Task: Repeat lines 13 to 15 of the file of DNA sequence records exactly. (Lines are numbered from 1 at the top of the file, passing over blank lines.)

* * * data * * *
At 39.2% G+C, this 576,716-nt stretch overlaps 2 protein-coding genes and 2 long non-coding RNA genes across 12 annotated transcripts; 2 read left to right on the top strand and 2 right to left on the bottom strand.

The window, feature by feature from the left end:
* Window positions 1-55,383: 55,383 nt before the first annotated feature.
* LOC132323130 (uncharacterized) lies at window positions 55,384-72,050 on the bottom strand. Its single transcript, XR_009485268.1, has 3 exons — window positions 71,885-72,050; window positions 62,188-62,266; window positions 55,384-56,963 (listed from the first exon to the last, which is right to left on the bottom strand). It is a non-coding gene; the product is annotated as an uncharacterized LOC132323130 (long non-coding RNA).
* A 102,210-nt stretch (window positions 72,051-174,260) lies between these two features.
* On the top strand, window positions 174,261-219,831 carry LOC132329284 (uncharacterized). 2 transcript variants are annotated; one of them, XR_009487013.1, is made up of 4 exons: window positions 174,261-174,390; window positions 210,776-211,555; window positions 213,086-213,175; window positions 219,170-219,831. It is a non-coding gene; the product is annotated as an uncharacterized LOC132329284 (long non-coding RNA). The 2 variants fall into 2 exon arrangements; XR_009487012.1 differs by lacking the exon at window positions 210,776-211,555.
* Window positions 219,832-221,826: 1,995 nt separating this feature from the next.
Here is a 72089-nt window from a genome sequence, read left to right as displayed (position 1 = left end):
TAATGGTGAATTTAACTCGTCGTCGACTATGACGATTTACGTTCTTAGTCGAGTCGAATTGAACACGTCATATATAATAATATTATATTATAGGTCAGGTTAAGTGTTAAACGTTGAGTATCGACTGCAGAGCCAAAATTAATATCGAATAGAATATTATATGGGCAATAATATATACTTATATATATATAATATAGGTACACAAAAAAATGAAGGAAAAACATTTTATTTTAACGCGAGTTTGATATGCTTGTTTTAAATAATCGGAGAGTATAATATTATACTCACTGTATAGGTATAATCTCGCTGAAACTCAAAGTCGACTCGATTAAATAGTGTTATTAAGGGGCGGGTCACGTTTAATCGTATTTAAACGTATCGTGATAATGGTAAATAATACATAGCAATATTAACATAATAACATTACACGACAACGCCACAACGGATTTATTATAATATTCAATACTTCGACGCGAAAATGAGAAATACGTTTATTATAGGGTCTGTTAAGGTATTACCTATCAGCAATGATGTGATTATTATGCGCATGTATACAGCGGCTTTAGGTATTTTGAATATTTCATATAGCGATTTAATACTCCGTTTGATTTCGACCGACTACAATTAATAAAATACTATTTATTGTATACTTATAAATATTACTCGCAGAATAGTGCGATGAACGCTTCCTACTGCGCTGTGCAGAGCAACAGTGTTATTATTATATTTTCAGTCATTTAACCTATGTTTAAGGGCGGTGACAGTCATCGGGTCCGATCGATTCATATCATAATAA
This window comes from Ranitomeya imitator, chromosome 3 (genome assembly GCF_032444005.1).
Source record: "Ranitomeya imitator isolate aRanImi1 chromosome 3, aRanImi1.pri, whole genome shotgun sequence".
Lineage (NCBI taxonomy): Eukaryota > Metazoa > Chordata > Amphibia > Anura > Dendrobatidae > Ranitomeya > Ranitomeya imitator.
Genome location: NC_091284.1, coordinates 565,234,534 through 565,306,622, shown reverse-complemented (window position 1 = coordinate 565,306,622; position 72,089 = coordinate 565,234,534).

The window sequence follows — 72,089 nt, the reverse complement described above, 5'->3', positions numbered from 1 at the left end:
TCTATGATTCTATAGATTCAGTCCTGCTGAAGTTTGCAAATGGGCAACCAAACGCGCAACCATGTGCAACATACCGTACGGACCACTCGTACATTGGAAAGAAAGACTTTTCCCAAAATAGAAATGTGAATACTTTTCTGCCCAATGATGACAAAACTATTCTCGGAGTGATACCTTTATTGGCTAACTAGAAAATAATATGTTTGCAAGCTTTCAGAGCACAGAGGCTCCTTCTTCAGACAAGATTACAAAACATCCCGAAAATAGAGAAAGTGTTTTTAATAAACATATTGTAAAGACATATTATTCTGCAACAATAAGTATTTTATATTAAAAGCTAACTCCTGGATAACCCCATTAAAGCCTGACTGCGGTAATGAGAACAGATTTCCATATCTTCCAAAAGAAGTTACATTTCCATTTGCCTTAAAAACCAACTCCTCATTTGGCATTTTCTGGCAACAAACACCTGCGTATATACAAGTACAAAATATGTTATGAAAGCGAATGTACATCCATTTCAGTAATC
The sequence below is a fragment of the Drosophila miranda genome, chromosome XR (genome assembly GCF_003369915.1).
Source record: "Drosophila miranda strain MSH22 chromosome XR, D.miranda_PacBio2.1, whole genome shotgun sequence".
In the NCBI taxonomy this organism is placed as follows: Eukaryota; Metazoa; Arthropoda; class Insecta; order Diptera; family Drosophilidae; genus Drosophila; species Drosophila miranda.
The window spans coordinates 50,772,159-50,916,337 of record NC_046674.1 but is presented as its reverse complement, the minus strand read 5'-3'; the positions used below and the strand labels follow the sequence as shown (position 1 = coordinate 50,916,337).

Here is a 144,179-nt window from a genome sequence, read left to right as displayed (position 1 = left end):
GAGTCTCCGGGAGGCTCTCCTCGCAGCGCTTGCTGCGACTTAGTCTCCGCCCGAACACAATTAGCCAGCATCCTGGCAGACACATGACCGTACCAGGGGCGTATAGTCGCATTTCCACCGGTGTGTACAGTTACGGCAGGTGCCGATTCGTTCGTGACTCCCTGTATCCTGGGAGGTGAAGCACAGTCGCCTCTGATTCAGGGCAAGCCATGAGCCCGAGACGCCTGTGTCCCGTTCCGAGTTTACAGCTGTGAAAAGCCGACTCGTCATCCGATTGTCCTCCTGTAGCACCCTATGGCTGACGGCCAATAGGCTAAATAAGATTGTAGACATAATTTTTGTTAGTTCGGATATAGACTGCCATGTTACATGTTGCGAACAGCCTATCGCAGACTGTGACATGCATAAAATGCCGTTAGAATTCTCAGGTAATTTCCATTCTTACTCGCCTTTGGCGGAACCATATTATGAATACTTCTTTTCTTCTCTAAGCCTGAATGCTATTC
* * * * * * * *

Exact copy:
Genome location: NC_091284.1, coordinates 565,234,534 through 565,306,622, shown reverse-complemented (window position 1 = coordinate 565,306,622; position 72,089 = coordinate 565,234,534).

The window sequence follows — 72,089 nt, the reverse complement described above, 5'->3', positions numbered from 1 at the left end:
TCTATGATTCTATAGATTCAGTCCTGCTGAAGTTTGCAAATGGGCAACCAAACGCGCAACCATGTGCAACATACCGTACGGACCACTCGTACATTGGAAAGAAAGACTTTTCCCAAAATAGAAATGTGAATACTTTTCTGCCCAATGATGACAAAACTATTCTCGGAGTGATACCTTTATTGGCTAACTAGAAAATAATATGTTTGCAAGCTTTCAGAGCACAGAGGCTCCTTCTTCAGACAAGATTACAAAACATCCCGAAAATAGAGAAAGTGTTTTTAATAAACATATTGTAAAGACATATTATTCTGCAACAATAAGTATTTTATATTAAAAGCTAACTCCTGGATAACCCCATTAAAGCCTGACTGCGGTAATGAGAACAGATTTCCATATCTTCCAAAAGAAGTTACATTTCCATTTGCCTTAAAAACCAACTCCTCATTTGGCATTTTCTGGCAACAAACACCTGCGTATATACAAGTACAAAATATGTTATGAAAGCGAATGTACATCCATTTCAGTAATC